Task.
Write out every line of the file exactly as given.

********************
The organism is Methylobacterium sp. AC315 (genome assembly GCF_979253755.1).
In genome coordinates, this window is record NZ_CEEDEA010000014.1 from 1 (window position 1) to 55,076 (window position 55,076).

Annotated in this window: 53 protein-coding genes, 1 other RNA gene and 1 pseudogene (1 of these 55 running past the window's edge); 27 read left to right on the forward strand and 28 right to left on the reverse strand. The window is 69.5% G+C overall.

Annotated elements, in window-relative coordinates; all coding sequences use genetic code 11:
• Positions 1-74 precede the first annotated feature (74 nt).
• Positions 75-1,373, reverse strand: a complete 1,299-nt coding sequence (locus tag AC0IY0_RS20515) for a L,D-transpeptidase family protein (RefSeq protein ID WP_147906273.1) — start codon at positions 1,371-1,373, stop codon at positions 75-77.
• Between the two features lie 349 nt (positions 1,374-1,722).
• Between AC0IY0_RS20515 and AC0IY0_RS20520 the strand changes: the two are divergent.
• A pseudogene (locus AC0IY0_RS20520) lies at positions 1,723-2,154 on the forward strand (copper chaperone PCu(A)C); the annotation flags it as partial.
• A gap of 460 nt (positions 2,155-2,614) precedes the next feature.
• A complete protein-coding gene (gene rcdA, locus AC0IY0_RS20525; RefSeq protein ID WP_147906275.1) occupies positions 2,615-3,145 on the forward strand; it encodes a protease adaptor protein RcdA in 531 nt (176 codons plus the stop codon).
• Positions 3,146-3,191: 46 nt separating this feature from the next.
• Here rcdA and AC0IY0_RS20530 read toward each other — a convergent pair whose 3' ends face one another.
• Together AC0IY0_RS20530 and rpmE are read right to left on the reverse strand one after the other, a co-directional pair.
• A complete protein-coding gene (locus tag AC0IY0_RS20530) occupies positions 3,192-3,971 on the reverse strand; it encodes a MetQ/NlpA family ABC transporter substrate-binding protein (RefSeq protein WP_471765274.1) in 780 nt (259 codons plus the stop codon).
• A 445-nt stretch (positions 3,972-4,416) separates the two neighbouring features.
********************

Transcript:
The organism is Methylobacterium sp. AC315 (genome assembly GCF_979253755.1).
In genome coordinates, this window is record NZ_CEEDEA010000014.1 from 1 (window position 1) to 55,076 (window position 55,076).

Annotated in this window: 53 protein-coding genes, 1 other RNA gene and 1 pseudogene (1 of these 55 running past the window's edge); 27 read left to right on the forward strand and 28 right to left on the reverse strand. The window is 69.5% G+C overall.

Annotated elements, in window-relative coordinates; all coding sequences use genetic code 11:
• Positions 1-74 precede the first annotated feature (74 nt).
• Positions 75-1,373, reverse strand: a complete 1,299-nt coding sequence (locus tag AC0IY0_RS20515) for a L,D-transpeptidase family protein (RefSeq protein ID WP_147906273.1) — start codon at positions 1,371-1,373, stop codon at positions 75-77.
• Between the two features lie 349 nt (positions 1,374-1,722).
• Between AC0IY0_RS20515 and AC0IY0_RS20520 the strand changes: the two are divergent.
• A pseudogene (locus AC0IY0_RS20520) lies at positions 1,723-2,154 on the forward strand (copper chaperone PCu(A)C); the annotation flags it as partial.
• A gap of 460 nt (positions 2,155-2,614) precedes the next feature.
• A complete protein-coding gene (gene rcdA, locus AC0IY0_RS20525; RefSeq protein ID WP_147906275.1) occupies positions 2,615-3,145 on the forward strand; it encodes a protease adaptor protein RcdA in 531 nt (176 codons plus the stop codon).
• Positions 3,146-3,191: 46 nt separating this feature from the next.
• Here rcdA and AC0IY0_RS20530 read toward each other — a convergent pair whose 3' ends face one another.
• Together AC0IY0_RS20530 and rpmE are read right to left on the reverse strand one after the other, a co-directional pair.
• A complete protein-coding gene (locus tag AC0IY0_RS20530) occupies positions 3,192-3,971 on the reverse strand; it encodes a MetQ/NlpA family ABC transporter substrate-binding protein (RefSeq protein WP_471765274.1) in 780 nt (259 codons plus the stop codon).
• A 445-nt stretch (positions 3,972-4,416) separates the two neighbouring features.